When the comparative method is used for ordinary shares, the gains or losses on all of those shares are combined to produce an overall gain or loss for that year. If there is an overall loss across all of these holdings the person is considered to have zero income from these interests (see section EX 51(8)). In other words, the FIF losses cannot be used to offset other income.

However, if the comparative value method is used for non-ordinary shares, any losses on these shares can be used to offset other income. (Section EX 51(8) does not apply to non-ordinary shares.)

Summary diagram of main exemptions and limitations on choice of method

The following diagram summarises the main exemptions to the FIF rules and limitations that would apply to an investor's choice of calculation method under the new rules. Note the diagram does not include the rules in section EX 62 which limit an investor's ability to change from a method that they are currently using to a different method. The changes to section EX 62 are described below.

Note

This is a simplified illustration. In particular, it assumes the interest is a share in a foreign company and it excludes a number of the less commonly used FIF exemptions.

Summary diagram of main exemptions and limitations on choice of method.

* Subject to certain conditions a person with a less than 10% interest in a CFC may be able to use attributable FIF income method.

Larger version of image

Limitations on changing method

In general, once investors start to use a calculation method for a FIF interest they are required to continue using the same calculation method. Section EX 62 supports this approach by providing a set of rules that limit an investor's ability to change from a FIF calculation method that they are currently using to a different FIF calculation method.

Changing from the accounting profits method

A person who used the accounting profits method in the year preceding the repeal of this method can change to any other method (see section EX 62(2)(a)).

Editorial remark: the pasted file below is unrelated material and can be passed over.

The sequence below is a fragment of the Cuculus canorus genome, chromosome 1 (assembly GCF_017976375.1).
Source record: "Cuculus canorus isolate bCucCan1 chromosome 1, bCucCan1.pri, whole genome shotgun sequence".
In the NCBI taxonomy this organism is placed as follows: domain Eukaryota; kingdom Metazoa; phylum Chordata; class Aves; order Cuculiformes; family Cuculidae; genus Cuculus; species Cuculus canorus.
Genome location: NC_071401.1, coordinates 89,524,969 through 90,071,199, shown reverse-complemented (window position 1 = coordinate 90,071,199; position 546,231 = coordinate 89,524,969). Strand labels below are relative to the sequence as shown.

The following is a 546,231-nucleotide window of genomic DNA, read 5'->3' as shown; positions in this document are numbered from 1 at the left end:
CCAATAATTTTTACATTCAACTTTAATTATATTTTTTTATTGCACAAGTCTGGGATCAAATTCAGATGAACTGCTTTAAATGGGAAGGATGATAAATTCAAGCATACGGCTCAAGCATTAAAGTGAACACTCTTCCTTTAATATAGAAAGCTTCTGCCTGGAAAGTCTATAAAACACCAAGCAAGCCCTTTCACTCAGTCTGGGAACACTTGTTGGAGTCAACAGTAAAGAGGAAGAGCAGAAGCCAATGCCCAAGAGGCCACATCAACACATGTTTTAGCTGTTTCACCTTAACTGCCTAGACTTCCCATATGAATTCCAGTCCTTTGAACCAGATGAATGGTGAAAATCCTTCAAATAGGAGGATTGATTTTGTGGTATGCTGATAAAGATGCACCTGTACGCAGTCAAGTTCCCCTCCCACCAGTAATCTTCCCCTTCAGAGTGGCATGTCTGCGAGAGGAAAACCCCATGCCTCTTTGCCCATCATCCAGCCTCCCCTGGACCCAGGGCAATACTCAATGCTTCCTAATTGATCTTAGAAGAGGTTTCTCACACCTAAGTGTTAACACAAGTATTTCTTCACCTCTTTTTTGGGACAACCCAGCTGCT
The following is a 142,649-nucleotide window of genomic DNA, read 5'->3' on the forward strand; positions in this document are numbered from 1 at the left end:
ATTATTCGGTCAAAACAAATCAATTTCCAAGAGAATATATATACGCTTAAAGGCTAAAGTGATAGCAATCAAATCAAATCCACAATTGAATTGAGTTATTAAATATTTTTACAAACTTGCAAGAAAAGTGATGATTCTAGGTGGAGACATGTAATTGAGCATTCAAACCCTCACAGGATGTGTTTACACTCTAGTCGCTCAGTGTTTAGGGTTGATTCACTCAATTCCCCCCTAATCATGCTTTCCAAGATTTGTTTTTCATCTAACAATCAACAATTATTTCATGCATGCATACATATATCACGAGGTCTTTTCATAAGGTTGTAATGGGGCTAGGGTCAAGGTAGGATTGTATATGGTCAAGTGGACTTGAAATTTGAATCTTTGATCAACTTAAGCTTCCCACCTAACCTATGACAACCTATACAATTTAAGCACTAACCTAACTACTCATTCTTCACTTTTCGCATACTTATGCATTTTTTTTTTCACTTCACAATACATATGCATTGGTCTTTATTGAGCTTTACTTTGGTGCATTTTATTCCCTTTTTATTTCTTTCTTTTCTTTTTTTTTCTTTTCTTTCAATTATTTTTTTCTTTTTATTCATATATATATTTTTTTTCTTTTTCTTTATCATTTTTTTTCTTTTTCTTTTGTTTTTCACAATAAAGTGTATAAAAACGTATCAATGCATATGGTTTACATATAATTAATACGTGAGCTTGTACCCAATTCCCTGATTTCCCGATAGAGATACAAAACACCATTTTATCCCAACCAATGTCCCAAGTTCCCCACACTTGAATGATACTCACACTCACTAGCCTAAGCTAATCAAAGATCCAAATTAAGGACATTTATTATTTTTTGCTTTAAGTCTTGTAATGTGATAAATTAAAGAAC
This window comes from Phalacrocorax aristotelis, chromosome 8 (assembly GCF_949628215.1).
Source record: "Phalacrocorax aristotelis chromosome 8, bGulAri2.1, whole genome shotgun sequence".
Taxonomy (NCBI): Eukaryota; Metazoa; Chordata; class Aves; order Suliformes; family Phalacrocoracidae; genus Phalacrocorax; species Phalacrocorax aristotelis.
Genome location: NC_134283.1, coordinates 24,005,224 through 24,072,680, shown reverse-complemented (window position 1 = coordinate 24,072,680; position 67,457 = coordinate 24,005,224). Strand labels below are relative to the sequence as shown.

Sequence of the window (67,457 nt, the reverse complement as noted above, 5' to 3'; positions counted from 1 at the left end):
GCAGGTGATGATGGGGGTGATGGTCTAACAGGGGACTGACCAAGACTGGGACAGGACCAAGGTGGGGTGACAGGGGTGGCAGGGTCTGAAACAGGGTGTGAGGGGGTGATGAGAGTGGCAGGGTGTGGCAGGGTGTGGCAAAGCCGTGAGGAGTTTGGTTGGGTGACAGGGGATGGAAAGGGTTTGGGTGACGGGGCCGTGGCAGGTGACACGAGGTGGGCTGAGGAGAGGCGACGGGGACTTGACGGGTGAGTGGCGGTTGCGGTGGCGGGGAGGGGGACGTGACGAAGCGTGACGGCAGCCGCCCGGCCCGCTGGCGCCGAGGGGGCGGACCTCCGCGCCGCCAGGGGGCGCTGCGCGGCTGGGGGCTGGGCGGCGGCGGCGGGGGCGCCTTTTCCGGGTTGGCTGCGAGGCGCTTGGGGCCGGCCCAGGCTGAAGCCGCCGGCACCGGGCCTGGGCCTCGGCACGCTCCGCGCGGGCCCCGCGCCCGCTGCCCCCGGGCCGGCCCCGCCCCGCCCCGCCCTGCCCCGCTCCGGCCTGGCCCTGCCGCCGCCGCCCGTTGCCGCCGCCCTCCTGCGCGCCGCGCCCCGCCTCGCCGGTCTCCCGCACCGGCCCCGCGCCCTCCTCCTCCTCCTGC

Changing to, or from, the attributable FIF income method

A person who used the branch equivalent method in the year preceding the repeal of this method can change to the attributable FIF income method (see section EX 62(6)(a)).

A person can change from the attributable FIF income method if sections EX 46(a) and (b) prevent them from using the attributable FIF income method, or if it is impossible to obtain enough information to continue to use the method. Note that this second condition could be met in cases when a person previously satisfied the active business test but now no longer satisfies the test and cannot access sufficient information to calculate their attributable income under normal tax concepts.

If the previous paragraphs do not apply, there are additional requirements that must be met before a person can change to, or from the attributable FIF income method. These requirements differ depending on whether it is the first time that the person has for, that particular FIF, changed to the attributable FIF income method (from a different FIF calculation method), or from the attributable FIF income method (to a different FIF calculation method).

If it is their first change, they only need to notify the Commissioner of Inland Revenue of the change, and the reason for the change of method.

If the person has already used their one "free" change that they are allowed for a particular FIF, but wants to change to, or from, the attributable FIF income method a second time, they must notify the Commissioner as above, but as part of their notification they must also be able to show that:

  • there has been a change in circumstances that significantly changes the person's ability to obtain enough information to use the attributable FIF income method; and
  • altering their income tax liability is not the principal purpose or effect of the change.

Changing to the fair dividend rate method

Taxpayers are generally able to change to the fair dividend rate method from the accounting profits method, the branch equivalent method or the deemed rate of return method if they are using the fair dividend rate method for their first income year beginning on or after 1 July 2011. This recognises the fact that the accounting profits method and the branch equivalent method have been repealed and the deemed rate of return method is now restricted to non-ordinary shares.

Taxpayers are able to change from the fair dividend rate method if it becomes impossible to obtain a start-of-year market valuation except by independent valuation (see section EX 62(2)(f)).

They are also able to change from the cost method to the fair dividend rate method if they are able to use the fair dividend rate method and can now get a market value for the FIF other than by independent valuation, for example, if the FIF becomes listed on a stock exchange. (See section EX 62(2)(g).)

Natural persons and trustees of a trust for the benefit of a loved one or charity are able to change between the fair dividend rate and comparative value methods in consecutive years without restriction (see section EX 62(8)). However, if they use comparative value for one interest, they cannot use the fair dividend rate for another interest. This means that the comparative value method will generally apply to their entire share portfolio.


1 Even though the company is a CFC, a person with less than a 10% interest in the CFC (including interests of associated persons) will use the FIF rules as opposed to the CFC rules to attribute income from the CFC.